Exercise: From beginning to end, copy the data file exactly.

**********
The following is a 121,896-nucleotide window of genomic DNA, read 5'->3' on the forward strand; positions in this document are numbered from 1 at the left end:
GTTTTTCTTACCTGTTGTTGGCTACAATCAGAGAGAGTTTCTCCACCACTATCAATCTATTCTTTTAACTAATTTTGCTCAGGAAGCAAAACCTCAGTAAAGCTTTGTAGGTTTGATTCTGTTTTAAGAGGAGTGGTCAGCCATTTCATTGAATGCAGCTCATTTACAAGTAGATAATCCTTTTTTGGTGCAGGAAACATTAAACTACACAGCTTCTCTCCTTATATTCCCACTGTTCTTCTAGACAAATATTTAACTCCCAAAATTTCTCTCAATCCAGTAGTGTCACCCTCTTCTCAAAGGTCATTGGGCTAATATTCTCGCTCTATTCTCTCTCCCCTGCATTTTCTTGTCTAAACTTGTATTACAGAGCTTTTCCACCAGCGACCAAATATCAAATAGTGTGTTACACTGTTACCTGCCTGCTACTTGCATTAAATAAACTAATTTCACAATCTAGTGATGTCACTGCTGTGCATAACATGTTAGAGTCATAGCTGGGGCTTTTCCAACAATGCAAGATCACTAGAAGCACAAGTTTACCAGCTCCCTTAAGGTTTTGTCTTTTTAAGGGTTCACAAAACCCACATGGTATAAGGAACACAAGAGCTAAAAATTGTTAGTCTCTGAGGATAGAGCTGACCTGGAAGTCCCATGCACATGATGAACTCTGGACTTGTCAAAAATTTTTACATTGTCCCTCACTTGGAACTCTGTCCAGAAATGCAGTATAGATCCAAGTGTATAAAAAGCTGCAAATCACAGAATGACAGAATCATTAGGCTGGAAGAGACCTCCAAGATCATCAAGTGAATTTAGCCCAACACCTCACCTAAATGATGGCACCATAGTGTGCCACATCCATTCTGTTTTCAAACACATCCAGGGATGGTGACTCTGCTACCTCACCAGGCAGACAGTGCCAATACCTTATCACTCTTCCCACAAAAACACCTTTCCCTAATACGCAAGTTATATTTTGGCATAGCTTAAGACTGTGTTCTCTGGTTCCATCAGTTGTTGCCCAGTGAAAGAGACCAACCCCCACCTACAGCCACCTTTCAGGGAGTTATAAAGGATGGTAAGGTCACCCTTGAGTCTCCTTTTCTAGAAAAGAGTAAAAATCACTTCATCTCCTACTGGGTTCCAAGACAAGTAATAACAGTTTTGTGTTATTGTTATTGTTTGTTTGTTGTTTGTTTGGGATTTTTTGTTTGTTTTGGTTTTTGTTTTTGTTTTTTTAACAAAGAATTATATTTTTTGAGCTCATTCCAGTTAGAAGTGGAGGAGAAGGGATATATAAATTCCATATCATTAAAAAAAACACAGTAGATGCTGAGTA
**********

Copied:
The following is a 121,896-nucleotide window of genomic DNA, read 5'->3' on the forward strand; positions in this document are numbered from 1 at the left end:
GTTTTTCTTACCTGTTGTTGGCTACAATCAGAGAGAGTTTCTCCACCACTATCAATCTATTCTTTTAACTAATTTTGCTCAGGAAGCAAAACCTCAGTAAAGCTTTGTAGGTTTGATTCTGTTTTAAGAGGAGTGGTCAGCCATTTCATTGAATGCAGCTCATTTACAAGTAGATAATCCTTTTTTGGTGCAGGAAACATTAAACTACACAGCTTCTCTCCTTATATTCCCACTGTTCTTCTAGACAAATATTTAACTCCCAAAATTTCTCTCAATCCAGTAGTGTCACCCTCTTCTCAAAGGTCATTGGGCTAATATTCTCGCTCTATTCTCTCTCCCCTGCATTTTCTTGTCTAAACTTGTATTACAGAGCTTTTCCACCAGCGACCAAATATCAAATAGTGTGTTACACTGTTACCTGCCTGCTACTTGCATTAAATAAACTAATTTCACAATCTAGTGATGTCACTGCTGTGCATAACATGTTAGAGTCATAGCTGGGGCTTTTCCAACAATGCAAGATCACTAGAAGCACAAGTTTACCAGCTCCCTTAAGGTTTTGTCTTTTTAAGGGTTCACAAAACCCACATGGTATAAGGAACACAAGAGCTAAAAATTGTTAGTCTCTGAGGATAGAGCTGACCTGGAAGTCCCATGCACATGATGAACTCTGGACTTGTCAAAAATTTTTACATTGTCCCTCACTTGGAACTCTGTCCAGAAATGCAGTATAGATCCAAGTGTATAAAAAGCTGCAAATCACAGAATGACAGAATCATTAGGCTGGAAGAGACCTCCAAGATCATCAAGTGAATTTAGCCCAACACCTCACCTAAATGATGGCACCATAGTGTGCCACATCCATTCTGTTTTCAAACACATCCAGGGATGGTGACTCTGCTACCTCACCAGGCAGACAGTGCCAATACCTTATCACTCTTCCCACAAAAACACCTTTCCCTAATACGCAAGTTATATTTTGGCATAGCTTAAGACTGTGTTCTCTGGTTCCATCAGTTGTTGCCCAGTGAAAGAGACCAACCCCCACCTACAGCCACCTTTCAGGGAGTTATAAAGGATGGTAAGGTCACCCTTGAGTCTCCTTTTCTAGAAAAGAGTAAAAATCACTTCATCTCCTACTGGGTTCCAAGACAAGTAATAACAGTTTTGTGTTATTGTTATTGTTTGTTTGTTGTTTGTTTGGGATTTTTTGTTTGTTTTGGTTTTTGTTTTTGTTTTTTTAACAAAGAATTATATTTTTTGAGCTCATTCCAGTTAGAAGTGGAGGAGAAGGGATATATAAATTCCATATCATTAAAAAAAACACAGTAGATGCTGAGTA